Alabama Art: ‘It’s about time’

Published 12:00 am Thursday, September 6, 2001

Features Editor

Quilt maker Yvonne Wells decided "it’s about time" for people to know that there were victims of the Civil Rights movement who were not black. So, she designed a quilt titled, "It’s About Time."

She had just explained the quilt to guests at the "Celebration of Alabama Art with Pike County" reception and exhibition Tuesday night when she was asked her opinion of the Alabama Art movement.

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She responded with a big smile, "It’s about time."

And, no matter what other residents of the state think, it was evident that a large number of people in Pike County agree with Wells that "it’s about time."

Al Head, executive director of the Alabama State Council on the Arts, said the exhibition is an example of the rich tradition of art in Alabama and reflects the variety of mediums – from primitive to contemporary.

"This exhibition is significant in that it is the beginning of a movement in art," he said. "We expect to see it unfold in the following months and years. "

Head said the exhibition of Alabama Art reflects the essence of creative expression that springs from Alabama.

"The artists whose work is presented epitomizes the state’s rich cultural heritage," he said.

He expressed appreciation to Nall, founder of the "Alabama Art" exhibition which has given birth to the movement, and his wife, Tuscia.

"They have made it possible for the artistic spotlight to be placed on some of Alabama’s best-kept secrets," Head said.

Nall, internationally acclaimed artist and Troy native, was an artist-in-residence at Troy State University during the spring semester 2001 and has a vision and dream of establishing an Alabama Art Museum in his hometown.

Troy State University, the city of Troy, the Pike County Chamber of Commerce, the Troy Council on the Arts and Humanities and the Pioneer Museum of Alabama have joined Nall in an effort to establish an art museum in Troy and bring national and international attention to the state through the arts.

The Troy arts council has, for several decades, been offering opportunities in music, drama, art and dance to the people of Pike and surrounding counties. Now, they are supporting the movement with a focus on art, but will continue to bring other forms of the arts entertainment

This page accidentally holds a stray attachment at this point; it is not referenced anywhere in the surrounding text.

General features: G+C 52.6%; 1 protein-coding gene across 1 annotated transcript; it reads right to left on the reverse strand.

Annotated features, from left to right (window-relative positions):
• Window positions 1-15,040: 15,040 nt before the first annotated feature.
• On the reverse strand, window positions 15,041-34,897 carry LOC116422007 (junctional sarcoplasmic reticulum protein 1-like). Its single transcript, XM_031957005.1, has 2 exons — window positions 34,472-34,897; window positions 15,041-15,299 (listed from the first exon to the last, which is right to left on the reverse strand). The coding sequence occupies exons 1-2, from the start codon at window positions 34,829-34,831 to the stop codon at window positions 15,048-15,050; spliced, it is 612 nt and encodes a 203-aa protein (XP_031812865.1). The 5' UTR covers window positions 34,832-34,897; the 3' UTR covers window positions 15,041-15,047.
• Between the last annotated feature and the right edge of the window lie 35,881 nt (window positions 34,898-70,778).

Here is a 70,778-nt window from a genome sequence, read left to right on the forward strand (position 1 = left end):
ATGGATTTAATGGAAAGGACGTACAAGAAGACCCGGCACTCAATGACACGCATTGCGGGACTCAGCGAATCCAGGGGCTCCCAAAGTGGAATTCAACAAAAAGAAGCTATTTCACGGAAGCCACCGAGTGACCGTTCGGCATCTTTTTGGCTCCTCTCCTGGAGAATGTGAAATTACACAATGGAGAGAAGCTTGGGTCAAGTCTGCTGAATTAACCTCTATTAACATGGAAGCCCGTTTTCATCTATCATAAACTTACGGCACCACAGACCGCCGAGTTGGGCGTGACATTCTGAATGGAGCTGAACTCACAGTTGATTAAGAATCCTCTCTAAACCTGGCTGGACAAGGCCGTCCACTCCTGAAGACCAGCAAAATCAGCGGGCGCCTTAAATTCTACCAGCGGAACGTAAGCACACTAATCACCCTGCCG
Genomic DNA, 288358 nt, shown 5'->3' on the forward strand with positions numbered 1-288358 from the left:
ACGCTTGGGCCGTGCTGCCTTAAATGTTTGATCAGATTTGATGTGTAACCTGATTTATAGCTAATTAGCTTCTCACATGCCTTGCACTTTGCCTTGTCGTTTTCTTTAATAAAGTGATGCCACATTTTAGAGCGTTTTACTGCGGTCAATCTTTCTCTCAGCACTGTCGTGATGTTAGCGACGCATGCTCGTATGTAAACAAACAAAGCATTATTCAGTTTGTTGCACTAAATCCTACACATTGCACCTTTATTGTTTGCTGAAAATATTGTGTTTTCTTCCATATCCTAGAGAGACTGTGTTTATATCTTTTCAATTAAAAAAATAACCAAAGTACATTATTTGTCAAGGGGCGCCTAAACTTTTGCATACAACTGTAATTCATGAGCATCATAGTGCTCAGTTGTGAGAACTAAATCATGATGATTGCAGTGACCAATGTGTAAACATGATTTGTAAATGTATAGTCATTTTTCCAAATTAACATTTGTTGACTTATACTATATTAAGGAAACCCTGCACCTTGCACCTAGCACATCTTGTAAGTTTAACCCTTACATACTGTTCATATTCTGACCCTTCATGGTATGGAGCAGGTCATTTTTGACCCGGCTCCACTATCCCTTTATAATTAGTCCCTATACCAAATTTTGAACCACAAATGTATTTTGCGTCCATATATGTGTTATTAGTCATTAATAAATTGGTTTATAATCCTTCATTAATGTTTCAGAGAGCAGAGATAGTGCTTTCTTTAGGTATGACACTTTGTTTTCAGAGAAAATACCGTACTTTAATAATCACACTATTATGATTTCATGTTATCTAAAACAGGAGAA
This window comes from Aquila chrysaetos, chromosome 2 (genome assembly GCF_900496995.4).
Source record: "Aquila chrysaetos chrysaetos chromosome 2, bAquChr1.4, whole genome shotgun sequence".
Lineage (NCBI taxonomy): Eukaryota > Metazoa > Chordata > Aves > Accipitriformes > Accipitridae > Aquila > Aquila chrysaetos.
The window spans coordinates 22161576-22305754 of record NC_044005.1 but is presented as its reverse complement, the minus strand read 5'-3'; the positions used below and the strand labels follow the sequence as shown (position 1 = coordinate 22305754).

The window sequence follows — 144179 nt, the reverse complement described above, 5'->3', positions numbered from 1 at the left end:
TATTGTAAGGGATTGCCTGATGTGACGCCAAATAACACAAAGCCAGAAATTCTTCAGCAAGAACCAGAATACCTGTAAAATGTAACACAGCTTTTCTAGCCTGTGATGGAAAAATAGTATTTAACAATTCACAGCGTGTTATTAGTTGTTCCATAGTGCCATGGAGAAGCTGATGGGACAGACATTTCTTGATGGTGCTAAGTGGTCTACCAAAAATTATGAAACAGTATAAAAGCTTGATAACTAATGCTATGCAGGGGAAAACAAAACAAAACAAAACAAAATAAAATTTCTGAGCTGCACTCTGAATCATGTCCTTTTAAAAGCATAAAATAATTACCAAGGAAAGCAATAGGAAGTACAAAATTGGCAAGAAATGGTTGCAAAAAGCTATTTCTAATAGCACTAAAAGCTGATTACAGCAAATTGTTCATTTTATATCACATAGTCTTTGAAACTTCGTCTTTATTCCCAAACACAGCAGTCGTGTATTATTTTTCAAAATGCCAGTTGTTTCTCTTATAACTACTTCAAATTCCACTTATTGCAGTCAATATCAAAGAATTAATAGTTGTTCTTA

to the area during the year.

Don Crapps, president of the Troy Council on the Arts and Humanities, said the reception and exhibition at the Pioneer Museum of Alabama was an exceptional occasion.

"This was a wonderful opportunity to expose our community to the arts," he said. "The arts council appreciates all of those who made this event possible. To celebrate different mediums of Alabama art and recognize the outstanding artists we have was an excellent idea. We are behind the Alabama Art movement and we hope the resources will be available to make it happen here in Troy."

Nearly 500 people attended the "Celebration" according to Charlotte Gibson, director of the Pioneer Museum of Alabama.

"Everyone was enthusiastic and amazed at the diversity of talent," she said. "Some people who attended were very knowledgeable about art and some were not. But, everyone appreciated the work they saw. I believe we gained a lot of support for the Alabama Art Museum. The response was very positive and the show generated a lot of interest throughout the county."

Jerry Spann was among those who returned to the museum on Wednesday to get a closer look at the artwork.

"I didn’t get to see everything at the "Celebration" and I wanted to come back and see it all," he said. "The exhibition is very interesting. It’s nice to see that some people work in areas that we are not accustomed to seeing."

Spann said he always enjoys viewing the works of woodcarver Pugh Windham and painter Jean Lake.

"I was really impressed by one of Nall’s pieces, ‘The Troy Swamp,’" he said. "It was one of my favorites."

But if Nall had a favorite, he wasn’t about to say so.

His excitement about the exhibition and the response to it was evident.

"I’m always excited," he said with a broad smile. "But this is fantastic. It’s just the beginning though. We are going places with Alabama Art and, yes, I’m excited."